4 Tips for Solving the Mystery of Outlook AutoArchive

New and veteran Outlook users alike are often confused by the Windows Desktop Outlook utility called AutoArchive. In these days of using cloud computing, having huge server storage space, and carrying mobile devices, AutoArchive may seem to many like an antiquated solution—it’s been around since the earliest versions of Outlook.

But AutoArchive is still the best and most powerful way for most or you to offload large volumes of email from your mail server while retaining easy access to that mail from your PC. If you have limited mail server space at home or at work, it’s a prime solution. And it works whether you have Exchange Server, Outlook.com,Gmail, Yahoo mail, and so on—it works with any mail server attached to Windows Outlook.

To completely cover AutoArchive is a long topic, so instead of trying to fully explain it, let me provide a few tips on how to learn more about it. And by the way, AutoArchive only works on Windows Desktop Outlook. So sorry Mac users, and no go if you use Outlook online either.

Here are the tips:

Tip 1: Understand what PST files are. PST’s are the heart and soul of AutoArchive, and you really need to understand PSTs if you are going to use AutoArchive effectively. PSTs are the local files that hold all your old archived mail. I explain PST’s fully in Appendix A of my book Total Workday Control Using Microsoft Outlook; if you have Edition 5 then go to page 363. Or watch Lesson 7.2 in my OutlookInbox Ninja Course—that explains them fully.

Tip 2: Understand How to Access AutoArchive: You can get to AutoArchive from a number of places in Windows Outlook. The easiest way is to right-click the Outlook folder that you want to archive, choose Properties from the context menu, and then click on the AutoArchive tab.

Tip 3: Understand Default Archive Settings: If you follow Tip 2 above, you’ll see a window with as Default Archive Settings button. It becomes active once you click the second radio button there. Using this button is really the only way to go—don’t try to use AutoArchive without it. Understanding the settings in this button is the toughest part about using AutoArchive. I explain these settings fully in Appendix B of my Total Workday Control Using Microsoft Outlook; if you have Edition 5 then go to page 398. Or watch Lesson 7.3 in my OutlookInbox Ninja Course—that explains it fully. Once you’ve got Default Archive Settings understood, and admittedly it’s a bit challenging, the rest of AutoArchive falls into place easily.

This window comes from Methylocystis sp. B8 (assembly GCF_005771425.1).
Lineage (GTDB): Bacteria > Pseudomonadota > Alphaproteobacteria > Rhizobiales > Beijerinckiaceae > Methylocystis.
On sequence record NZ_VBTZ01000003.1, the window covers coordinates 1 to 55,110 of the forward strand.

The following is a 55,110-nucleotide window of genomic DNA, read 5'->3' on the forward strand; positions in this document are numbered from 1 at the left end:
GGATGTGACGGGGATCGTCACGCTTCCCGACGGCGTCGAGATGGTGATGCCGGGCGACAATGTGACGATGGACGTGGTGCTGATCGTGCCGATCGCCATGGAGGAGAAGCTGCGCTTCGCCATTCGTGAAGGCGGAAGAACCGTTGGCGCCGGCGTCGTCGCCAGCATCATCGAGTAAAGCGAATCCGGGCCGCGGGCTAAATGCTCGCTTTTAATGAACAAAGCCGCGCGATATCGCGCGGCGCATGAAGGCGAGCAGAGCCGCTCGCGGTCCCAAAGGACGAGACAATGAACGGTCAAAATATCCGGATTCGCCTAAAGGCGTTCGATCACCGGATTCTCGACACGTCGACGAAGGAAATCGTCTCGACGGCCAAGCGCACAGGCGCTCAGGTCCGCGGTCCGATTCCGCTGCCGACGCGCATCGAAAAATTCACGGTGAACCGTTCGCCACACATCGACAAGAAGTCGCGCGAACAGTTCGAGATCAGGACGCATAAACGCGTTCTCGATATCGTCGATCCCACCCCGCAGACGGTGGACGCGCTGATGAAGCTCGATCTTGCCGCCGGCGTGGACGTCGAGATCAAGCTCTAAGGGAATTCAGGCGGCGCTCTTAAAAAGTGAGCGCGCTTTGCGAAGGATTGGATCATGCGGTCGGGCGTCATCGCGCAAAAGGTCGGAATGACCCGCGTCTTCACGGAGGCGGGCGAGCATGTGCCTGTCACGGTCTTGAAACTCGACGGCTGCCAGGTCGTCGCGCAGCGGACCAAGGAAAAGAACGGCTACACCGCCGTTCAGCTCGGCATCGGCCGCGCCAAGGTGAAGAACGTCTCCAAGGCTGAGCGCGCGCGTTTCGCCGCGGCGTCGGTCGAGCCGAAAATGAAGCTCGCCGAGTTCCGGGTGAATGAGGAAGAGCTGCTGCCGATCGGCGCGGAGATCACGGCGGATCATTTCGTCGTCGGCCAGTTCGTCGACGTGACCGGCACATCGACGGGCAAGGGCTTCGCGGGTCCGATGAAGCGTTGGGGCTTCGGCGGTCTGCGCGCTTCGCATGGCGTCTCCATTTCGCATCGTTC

Tip 4: Back up Your Archives: One issue with AutoArchive is that it (usually) stores your archived mail on the local hard drive of your PC. That means you need to back that drive up if you want to safely preserve that old mail. Don’t try to use a file sharing service like DropBox, OneDrive, GoogleDrive, or so on, to back up this mail, because they just don’t work well with the PST-based archive files—the files get too big. And web-based backup services like Carbonite don’t work with these large files either. 

Rather, plan on having an old-fashioned external hard drive and backup software installed on your PC. Fewer people do that these days, and so this might be the most limiting part of using AutoArchive. But it’s not hard to set up local backup and it’s the only way to go. You can get 1 TB of storage—all most people need—for well under $100 on Amazon, just search on External Hard Drive. If you want to spend more, check out the premium solutions at this review article. And while most drives come with rudimentary backup software pre-installed, here’s a review of the best backup software choices.

So that’s how to get going with AutoArchive. It takes just a little bit of study, and my Ninja course linked above is the simplest way to learn it. AutoArchive may seem dated, but it is still Outlook’s best email archiving solution.

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3 Responses to 4 Tips for Solving the Mystery of Outlook AutoArchive

  1. Thank you for explaining this to me. I’m delighted to discover this excellent article.

  2. Hen says:

    Your tips on AutoArchive clarified the process for me. Exploring default archive settings and ensuring a local backup with an external hard drive is a game changer. Thanks for simplifying a seemingly complex feature.
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